Kathy Coe

  • April 2021
    Staffordshire schools will miss out on £1,764,983 in funding for disadvantaged children thanks to Conservative accounting con – new analysis
    Children in Staffordshire are set to lose out on £1,764,983 in extra support for children on free school meals thanks to an administrative sleight of hand that will see tens of thousands of disadvantaged children across the country ignored.
    Local authorities across the country will lose out on millions in pupil premium funding – allocated to support children on free school meals – as government funding changes come into force. Labour analysis of freedom of information requests reveals that as many as 120,000 children could be missing out on support worth up to £155 million.
    The change will see children lose support as the deadline for assessing eligibility for Pupil Premium funding (awarded to schools teaching disadvantaged children), is brought forward from the usual January cut-off to October, excluding tens of thousands of children from families pushed into poverty between October 2020 and January 2021- a move widely condemned by educationalists. In that period Universal Credit claimants rose by 5.5% across the country.
    According to LGA Labour analysis, the average financial impact on local authorities is 7.4% of the total allocation in pupil premium 2020 – in Staffordshire, that’s £1,764,983, 1,312 children at primary school not receiving their Pupil Premium.
    Publishing the figures, Labour’s Kathy Coe, Candidate for Lichfield City North said,
    “The Conservatives can afford a 40% pay-rise for Dominic Cummings and £2bn in crony contracts for their mates, but when it comes to support for disadvantaged children in Staffordshire, they are cutting every corner they can find.
    “That’s £1,764,983 our children are missing out on, while this country throws billions after billions at a test and trace system that hasn’t worked, means missing out on the laptops, lessons and support they need to catch-up after a truly terrible year.
    “It beggars belief that this government thinks it can use an accounting con to short change children in Staffordshire. They have the wrong priorities and they are making the wrong decisions – time for another u-turn, now.”
  • March 2021
    The terrible shock of the abduction of Sarah Everard has touched so many people across the country. The fact that a young woman walking home at only 9.30 pm, on main roads, could be abducted and then murdered has raised so many issues about the safety of women. The fact that the main suspect is a serving police officer has only added to the shock and fear.Men are not safe either. In fact young men are more likely to be assaulted in the street than women are. And actually we all want our young people to be safe to walk the streets and enjoy the freedom that hopefully we will all find when the restrictions are lifted and we begin to live a more normal life again.Since the news broke many women who have been intimidated or harassed, or even attacked and sexually assaulted on the streets have started a movement to meet and hold a vigil, to reclaim the streets. Thousands of women have been recounting their own experiences of feeling unsafe and sometimes being too scared to go out alone. I know that most of my female friends would also be able to give accounts of the harassment that they have been subjected to.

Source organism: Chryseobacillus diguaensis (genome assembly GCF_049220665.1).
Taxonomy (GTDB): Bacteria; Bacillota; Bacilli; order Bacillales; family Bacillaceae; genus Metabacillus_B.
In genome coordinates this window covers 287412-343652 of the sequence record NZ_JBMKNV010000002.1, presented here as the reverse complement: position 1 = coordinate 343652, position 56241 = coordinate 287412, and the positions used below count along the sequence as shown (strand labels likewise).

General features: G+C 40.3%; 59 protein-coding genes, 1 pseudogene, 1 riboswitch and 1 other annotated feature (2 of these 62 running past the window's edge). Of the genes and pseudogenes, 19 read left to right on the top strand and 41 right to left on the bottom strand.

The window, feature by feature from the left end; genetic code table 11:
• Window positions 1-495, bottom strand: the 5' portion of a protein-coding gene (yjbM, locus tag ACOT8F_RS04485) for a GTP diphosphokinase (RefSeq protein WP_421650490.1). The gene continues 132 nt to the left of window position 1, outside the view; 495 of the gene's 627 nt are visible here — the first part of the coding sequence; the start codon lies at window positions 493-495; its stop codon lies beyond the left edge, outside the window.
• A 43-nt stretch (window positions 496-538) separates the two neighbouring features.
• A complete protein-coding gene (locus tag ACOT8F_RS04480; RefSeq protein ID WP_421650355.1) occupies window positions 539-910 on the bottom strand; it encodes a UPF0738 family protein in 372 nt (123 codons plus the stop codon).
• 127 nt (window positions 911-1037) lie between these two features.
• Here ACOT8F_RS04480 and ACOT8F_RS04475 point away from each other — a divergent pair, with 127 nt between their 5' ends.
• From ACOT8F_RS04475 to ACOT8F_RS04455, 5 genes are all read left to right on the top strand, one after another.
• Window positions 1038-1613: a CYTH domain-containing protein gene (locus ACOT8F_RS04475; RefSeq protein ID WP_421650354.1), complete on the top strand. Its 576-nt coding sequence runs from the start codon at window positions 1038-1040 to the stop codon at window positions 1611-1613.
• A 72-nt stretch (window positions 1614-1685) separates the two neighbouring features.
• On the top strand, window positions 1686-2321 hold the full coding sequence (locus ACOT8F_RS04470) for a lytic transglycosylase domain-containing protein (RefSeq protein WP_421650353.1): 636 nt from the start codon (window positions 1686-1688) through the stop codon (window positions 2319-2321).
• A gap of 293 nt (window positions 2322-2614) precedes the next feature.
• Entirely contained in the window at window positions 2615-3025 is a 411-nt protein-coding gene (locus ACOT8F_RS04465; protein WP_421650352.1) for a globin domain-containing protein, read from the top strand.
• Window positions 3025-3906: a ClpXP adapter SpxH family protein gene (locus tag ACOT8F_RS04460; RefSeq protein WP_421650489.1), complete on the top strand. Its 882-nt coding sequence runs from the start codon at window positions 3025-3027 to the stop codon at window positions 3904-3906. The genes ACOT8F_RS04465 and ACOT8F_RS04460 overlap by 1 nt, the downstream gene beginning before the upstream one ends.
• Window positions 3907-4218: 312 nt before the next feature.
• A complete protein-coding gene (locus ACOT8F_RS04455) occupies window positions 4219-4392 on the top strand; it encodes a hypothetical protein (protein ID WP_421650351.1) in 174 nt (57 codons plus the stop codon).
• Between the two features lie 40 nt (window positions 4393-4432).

Lichfield is a relatively safe area but still we can’t take our safety for granted. While more police on the streets would make a huge difference, there is little likelihood that the days of police on the beat will return. Many crimes fail to be investigated because there just are not enough police officers to deal with them. According to the Crime Survey of England and Wales there were 151,000 rapes committed in one year. 144,000 of the victims were women. Only 55,000 were reported to the police and of these only 1,439 convictions were successful. This is something that needs to be reviewed as a matter of urgency. Would you report it?

    We have been very fortunate to have the Late Night Listeners looking after people coming out of pubs at the weekend, and they have no doubt prevented incidents by ensuring that people get home safely when they have maybe had a little too much to drink, or just become separated from their friends. They are an amazing group of people and I am sure will be back when they are allowed to.

    If elected I aim to be a support to groups like Late Night Listeners, and promote the work that they are doing. I’m sure there are many people who have been very grateful for their help. Often the fear and perception of risk is worse than the actual risk so we need to get a message out about the safety of the area, but also about how to limit the risk.

    Actually the most worrying thing is that Sarah did all the things that we are told to do to protect ourselves when out alone at night. She took a well lit route, her boyfriend knew where she was and she called him to let him know she was on her way home. Yet all of this was not enough to save her.

    We all need to work to keep our streets safe. We shouldn’t have to feel unsafe on the streets but we need to work together to make it safer. It is for all of us, men and women, to make the streets a safe place for all of us. If we see someone at risk we need to act on it. We need to call the police, we need to help each other. We need to make sure that our streets are well lit and that there is sufficient CCTV in high risk areas.
    We are so fortunate to live in an area that is relatively safe but we can’t afford to take that for granted. We need to continue to be a community that cares and looks out for each other. That is the Lichfield I know.